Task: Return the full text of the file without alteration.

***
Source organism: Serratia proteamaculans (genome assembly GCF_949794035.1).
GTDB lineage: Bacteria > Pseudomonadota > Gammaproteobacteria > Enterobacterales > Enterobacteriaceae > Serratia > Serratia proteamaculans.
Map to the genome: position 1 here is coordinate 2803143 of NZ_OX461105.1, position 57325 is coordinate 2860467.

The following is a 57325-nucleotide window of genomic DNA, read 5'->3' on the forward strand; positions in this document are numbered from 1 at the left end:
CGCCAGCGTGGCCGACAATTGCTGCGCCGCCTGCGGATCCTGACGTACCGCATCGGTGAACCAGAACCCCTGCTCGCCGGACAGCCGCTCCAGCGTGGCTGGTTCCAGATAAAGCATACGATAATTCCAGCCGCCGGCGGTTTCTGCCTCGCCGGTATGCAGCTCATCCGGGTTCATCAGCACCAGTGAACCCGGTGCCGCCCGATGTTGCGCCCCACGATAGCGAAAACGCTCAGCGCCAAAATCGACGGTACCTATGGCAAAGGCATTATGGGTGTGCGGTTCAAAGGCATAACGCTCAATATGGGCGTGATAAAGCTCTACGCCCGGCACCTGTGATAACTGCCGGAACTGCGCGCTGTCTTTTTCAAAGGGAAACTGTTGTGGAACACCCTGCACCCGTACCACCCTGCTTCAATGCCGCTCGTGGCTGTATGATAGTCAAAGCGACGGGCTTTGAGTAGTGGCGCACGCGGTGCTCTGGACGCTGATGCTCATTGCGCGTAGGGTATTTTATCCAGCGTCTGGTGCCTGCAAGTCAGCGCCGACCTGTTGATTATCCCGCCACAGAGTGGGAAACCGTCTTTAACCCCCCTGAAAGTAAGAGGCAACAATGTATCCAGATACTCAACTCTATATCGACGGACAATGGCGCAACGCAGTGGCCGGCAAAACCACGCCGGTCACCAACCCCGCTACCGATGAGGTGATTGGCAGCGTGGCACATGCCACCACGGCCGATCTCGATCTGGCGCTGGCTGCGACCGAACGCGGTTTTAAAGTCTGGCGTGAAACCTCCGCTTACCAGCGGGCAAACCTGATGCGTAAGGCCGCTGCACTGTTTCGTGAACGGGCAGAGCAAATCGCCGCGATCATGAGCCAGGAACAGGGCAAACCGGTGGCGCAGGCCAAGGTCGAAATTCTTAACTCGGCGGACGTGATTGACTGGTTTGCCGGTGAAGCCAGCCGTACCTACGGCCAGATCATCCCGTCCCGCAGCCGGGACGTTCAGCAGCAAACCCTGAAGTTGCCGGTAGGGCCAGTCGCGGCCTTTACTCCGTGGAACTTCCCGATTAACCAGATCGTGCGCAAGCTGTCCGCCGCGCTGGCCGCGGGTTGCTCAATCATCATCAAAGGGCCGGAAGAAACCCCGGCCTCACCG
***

Source organism: Serratia proteamaculans (genome assembly GCF_949794035.1).
GTDB lineage: Bacteria > Pseudomonadota > Gammaproteobacteria > Enterobacterales > Enterobacteriaceae > Serratia > Serratia proteamaculans.
Map to the genome: position 1 here is coordinate 2803143 of NZ_OX461105.1, position 57325 is coordinate 2860467.

The following is a 57325-nucleotide window of genomic DNA, read 5'->3' on the forward strand; positions in this document are numbered from 1 at the left end:
CGCCAGCGTGGCCGACAATTGCTGCGCCGCCTGCGGATCCTGACGTACCGCATCGGTGAACCAGAACCCCTGCTCGCCGGACAGCCGCTCCAGCGTGGCTGGTTCCAGATAAAGCATACGATAATTCCAGCCGCCGGCGGTTTCTGCCTCGCCGGTATGCAGCTCATCCGGGTTCATCAGCACCAGTGAACCCGGTGCCGCCCGATGTTGCGCCCCACGATAGCGAAAACGCTCAGCGCCAAAATCGACGGTACCTATGGCAAAGGCATTATGGGTGTGCGGTTCAAAGGCATAACGCTCAATATGGGCGTGATAAAGCTCTACGCCCGGCACCTGTGATAACTGCCGGAACTGCGCGCTGTCTTTTTCAAAGGGAAACTGTTGTGGAACACCCTGCACCCGTACCACCCTGCTTCAATGCCGCTCGTGGCTGTATGATAGTCAAAGCGACGGGCTTTGAGTAGTGGCGCACGCGGTGCTCTGGACGCTGATGCTCATTGCGCGTAGGGTATTTTATCCAGCGTCTGGTGCCTGCAAGTCAGCGCCGACCTGTTGATTATCCCGCCACAGAGTGGGAAACCGTCTTTAACCCCCCTGAAAGTAAGAGGCAACAATGTATCCAGATACTCAACTCTATATCGACGGACAATGGCGCAACGCAGTGGCCGGCAAAACCACGCCGGTCACCAACCCCGCTACCGATGAGGTGATTGGCAGCGTGGCACATGCCACCACGGCCGATCTCGATCTGGCGCTGGCTGCGACCGAACGCGGTTTTAAAGTCTGGCGTGAAACCTCCGCTTACCAGCGGGCAAACCTGATGCGTAAGGCCGCTGCACTGTTTCGTGAACGGGCAGAGCAAATCGCCGCGATCATGAGCCAGGAACAGGGCAAACCGGTGGCGCAGGCCAAGGTCGAAATTCTTAACTCGGCGGACGTGATTGACTGGTTTGCCGGTGAAGCCAGCCGTACCTACGGCCAGATCATCCCGTCCCGCAGCCGGGACGTTCAGCAGCAAACCCTGAAGTTGCCGGTAGGGCCAGTCGCGGCCTTTACTCCGTGGAACTTCCCGATTAACCAGATCGTGCGCAAGCTGTCCGCCGCGCTGGCCGCGGGTTGCTCAATCATCATCAAAGGGCCGGAAGAAACCCCGGCCTCACCG